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Western Short Story
Black Hills Gold
L. Roger Quilter

Western Short Story

Tom Adams reined in his horse and gazed around, as he carefully searched the landscape, but nothing disturbed the tranquility of the rolling prairies spread around him. The early summer of 1869 was dry and the long grass shimmered back and forth in the light breeze.

Tom, a slim man with lean features, burnt dark brown from exposure to the elements, his wrinkled skin belied his true age of thirty. He squinted from the glare of the harsh sunlight, searching for any signs of his quarry.

A fragile peace extended across the Black Hills, the surrounding prairies and the Badlands. A year ago in 1868, the hostile tribes and the white-eyes signed a treaty, but a lone white man traveling through the Black Hills could not lower his guard for one moment.

The Sioux Treaty was an agreement between the white-eyes, and the Hostiles, better known as the United States and the Lacota, Yanktoni and Santee Sioux, along with the Arapaho tribes.

Since the treaty, signed at Fort Laramie in Wyoming Territory, no trouble had arisen. An Indian’s word was sacrosanct; the Sioux nation would abide by the terms of the agreement but, if the white-eyes broke the treaty, all hell would be unleashed. Sure, many members of the various tribes disliked the treaty, but they abided by it, nonetheless.

“I imagine this looks like the ocean,” Tom muttered, scanning the long grass on the prairie, “Looks like waves moving across the land.”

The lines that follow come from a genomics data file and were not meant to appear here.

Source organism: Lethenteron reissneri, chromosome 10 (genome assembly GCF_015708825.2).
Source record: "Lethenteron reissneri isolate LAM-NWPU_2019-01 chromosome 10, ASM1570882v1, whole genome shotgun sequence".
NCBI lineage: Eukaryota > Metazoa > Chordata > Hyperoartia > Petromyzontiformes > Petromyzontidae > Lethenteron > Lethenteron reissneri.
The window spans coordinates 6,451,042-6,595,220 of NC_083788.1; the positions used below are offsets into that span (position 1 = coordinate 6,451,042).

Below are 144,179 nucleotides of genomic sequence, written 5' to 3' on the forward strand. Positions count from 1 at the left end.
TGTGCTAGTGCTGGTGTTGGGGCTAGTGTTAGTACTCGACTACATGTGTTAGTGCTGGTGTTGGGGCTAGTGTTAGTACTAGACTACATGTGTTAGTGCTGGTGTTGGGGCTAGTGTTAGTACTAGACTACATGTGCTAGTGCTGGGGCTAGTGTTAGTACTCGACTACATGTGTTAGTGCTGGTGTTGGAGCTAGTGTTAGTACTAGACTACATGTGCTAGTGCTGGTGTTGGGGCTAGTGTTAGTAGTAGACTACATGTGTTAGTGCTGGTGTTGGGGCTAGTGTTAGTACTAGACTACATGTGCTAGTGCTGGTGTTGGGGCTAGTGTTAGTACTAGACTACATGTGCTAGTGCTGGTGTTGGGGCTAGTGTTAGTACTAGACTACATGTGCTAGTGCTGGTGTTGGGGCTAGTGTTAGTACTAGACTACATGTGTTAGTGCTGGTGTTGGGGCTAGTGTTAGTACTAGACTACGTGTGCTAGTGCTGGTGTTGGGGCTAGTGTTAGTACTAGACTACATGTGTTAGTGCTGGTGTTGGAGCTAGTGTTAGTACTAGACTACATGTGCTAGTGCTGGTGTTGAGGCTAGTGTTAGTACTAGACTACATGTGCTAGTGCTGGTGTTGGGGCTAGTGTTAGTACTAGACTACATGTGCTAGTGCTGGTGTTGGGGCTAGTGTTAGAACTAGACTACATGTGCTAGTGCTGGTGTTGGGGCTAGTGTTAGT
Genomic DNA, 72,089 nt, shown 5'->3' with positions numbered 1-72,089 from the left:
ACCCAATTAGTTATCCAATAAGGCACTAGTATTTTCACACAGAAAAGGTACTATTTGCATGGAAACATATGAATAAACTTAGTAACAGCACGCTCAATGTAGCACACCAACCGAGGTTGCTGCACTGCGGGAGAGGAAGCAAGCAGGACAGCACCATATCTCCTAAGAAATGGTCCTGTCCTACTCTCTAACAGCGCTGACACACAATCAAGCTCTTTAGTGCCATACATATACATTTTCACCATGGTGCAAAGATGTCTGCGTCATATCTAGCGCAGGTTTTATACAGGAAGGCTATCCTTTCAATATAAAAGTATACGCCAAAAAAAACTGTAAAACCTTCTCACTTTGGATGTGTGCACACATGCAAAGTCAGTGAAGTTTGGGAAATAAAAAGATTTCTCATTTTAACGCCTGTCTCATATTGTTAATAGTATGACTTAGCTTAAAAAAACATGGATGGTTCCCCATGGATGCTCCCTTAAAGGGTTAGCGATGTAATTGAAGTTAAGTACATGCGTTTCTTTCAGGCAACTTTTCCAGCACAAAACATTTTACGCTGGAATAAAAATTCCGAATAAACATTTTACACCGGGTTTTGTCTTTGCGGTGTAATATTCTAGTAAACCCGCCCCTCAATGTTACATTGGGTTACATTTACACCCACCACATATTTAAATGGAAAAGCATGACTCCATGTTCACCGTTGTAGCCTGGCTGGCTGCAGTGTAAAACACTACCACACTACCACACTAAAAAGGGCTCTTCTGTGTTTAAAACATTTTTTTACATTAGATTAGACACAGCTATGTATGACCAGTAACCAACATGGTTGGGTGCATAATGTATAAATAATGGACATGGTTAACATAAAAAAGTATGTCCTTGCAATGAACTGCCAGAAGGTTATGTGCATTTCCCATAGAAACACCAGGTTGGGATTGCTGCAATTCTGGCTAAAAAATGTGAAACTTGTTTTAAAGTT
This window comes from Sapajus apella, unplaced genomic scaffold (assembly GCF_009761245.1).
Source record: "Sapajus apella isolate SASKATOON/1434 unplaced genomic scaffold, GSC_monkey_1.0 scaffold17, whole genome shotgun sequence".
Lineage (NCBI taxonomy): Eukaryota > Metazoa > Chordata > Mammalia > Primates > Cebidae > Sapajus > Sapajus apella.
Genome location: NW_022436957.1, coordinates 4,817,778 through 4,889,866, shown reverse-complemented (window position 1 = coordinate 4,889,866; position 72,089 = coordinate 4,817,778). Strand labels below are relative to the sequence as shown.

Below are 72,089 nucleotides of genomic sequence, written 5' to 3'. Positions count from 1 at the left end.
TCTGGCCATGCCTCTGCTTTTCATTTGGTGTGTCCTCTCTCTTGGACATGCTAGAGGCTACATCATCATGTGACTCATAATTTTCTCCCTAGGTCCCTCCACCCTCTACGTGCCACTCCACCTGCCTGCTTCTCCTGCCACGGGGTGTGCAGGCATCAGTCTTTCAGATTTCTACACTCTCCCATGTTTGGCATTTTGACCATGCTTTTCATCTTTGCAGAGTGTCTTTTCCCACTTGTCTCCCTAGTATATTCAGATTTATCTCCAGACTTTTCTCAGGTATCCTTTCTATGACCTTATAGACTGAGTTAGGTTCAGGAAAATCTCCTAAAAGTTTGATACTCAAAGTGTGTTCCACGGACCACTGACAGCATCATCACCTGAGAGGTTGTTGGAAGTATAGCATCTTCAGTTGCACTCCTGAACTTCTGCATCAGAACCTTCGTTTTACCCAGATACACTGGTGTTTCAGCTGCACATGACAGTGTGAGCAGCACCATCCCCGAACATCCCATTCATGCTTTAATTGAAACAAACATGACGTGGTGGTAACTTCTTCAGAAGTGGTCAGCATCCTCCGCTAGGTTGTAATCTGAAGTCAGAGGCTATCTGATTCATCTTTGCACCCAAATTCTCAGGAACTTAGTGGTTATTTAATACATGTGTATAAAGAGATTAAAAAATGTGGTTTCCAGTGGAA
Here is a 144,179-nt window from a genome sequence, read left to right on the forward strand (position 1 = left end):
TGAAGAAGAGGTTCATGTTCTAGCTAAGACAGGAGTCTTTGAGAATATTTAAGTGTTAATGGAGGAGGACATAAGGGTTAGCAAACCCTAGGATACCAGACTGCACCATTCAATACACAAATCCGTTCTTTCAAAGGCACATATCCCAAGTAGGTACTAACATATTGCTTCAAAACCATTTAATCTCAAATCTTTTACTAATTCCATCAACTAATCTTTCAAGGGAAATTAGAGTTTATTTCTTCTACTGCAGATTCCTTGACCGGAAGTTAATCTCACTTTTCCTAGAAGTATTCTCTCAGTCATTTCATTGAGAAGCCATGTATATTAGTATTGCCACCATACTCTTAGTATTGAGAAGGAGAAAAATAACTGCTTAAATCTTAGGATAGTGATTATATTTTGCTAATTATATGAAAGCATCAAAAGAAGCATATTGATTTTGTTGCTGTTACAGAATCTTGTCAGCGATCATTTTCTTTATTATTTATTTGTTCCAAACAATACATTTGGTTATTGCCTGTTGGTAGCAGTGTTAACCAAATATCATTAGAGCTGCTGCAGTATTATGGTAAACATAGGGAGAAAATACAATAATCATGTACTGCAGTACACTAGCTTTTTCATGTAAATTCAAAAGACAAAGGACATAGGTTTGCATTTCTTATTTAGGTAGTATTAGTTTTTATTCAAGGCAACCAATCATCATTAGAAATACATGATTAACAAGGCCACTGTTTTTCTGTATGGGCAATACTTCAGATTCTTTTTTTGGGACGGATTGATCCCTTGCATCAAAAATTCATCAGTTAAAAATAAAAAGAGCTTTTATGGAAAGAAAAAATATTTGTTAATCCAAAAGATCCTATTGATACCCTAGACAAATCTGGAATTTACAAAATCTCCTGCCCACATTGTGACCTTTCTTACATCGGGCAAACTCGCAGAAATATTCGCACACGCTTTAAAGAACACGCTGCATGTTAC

Tom had never been close to the sea, having lived on the prairies all his life, but he’d seen several lakes that gave him a good idea how water moves with the wind.

He studied the regular motions for a spell, thinking the tall grasses could hide an army of thousands, unless they moved and disturbed the pattern of movement.

“Hot, but thet don’t mean the good weather will hold.” Tom rode many a lonely trail and was used to the sound of his own voice.

Glancing westward, he saw black clouds far off on the horizon, “Figured a storm were brewin’.” he finished. Digging his spurs into the horse’s flanks, he followed the course of a slow moving creek heading south, keeping an eye open for a place to shelter.

Adams, a seasoned civilian scout serving with a cavalry company, felt reasonably safe in this closed area. For starters, he felt part Sioux himself, having been raised since a child by a Sioux family. On the pommel of his saddle there rested a woven circular ring of eagle feathers that guaranteed him safe conduct in his travels.

Tom’s parents lost their lives during a running battle against a Pawnee raiding party. Fire arrows hit the Conestoga wagon they drove and Bill and Mary Adams perished when they dropped to the ground avoiding the fierce flames.

Tom managed to hide in a shallow draw, but the ten-year-old lad barely survived before a Sioux hunting party found him three days later.

Running Deer, a Lacota elder, sat Tom astride his pony and returned to the Sioux encampment. Impressed by the boy’s fortitude after his survival, Running Deer adopted Tom, naming him, Prairie Dog.

For more than seven years, Tom learned the ways of the Sioux. At first, it was tough, but he found his way among the people. Running Deer taught Tom the way to stalk animals using the ground to the best advantage. Tom’s keen senses absorbed all this craft and he remembered all he was taught.

The language difficulty he overcame with the aid of Little Otter, a white woman abducted many years before. She was Running Deer’s squaw and seemed content in her position. She and Tom spoke often about the past.

Tom’s present employment saw him chasing down four extremely violent men, led by a giant of a man, Roland Bishop, a renegade half-breed. Two of the man’s followers were deserters from a cavalry unit.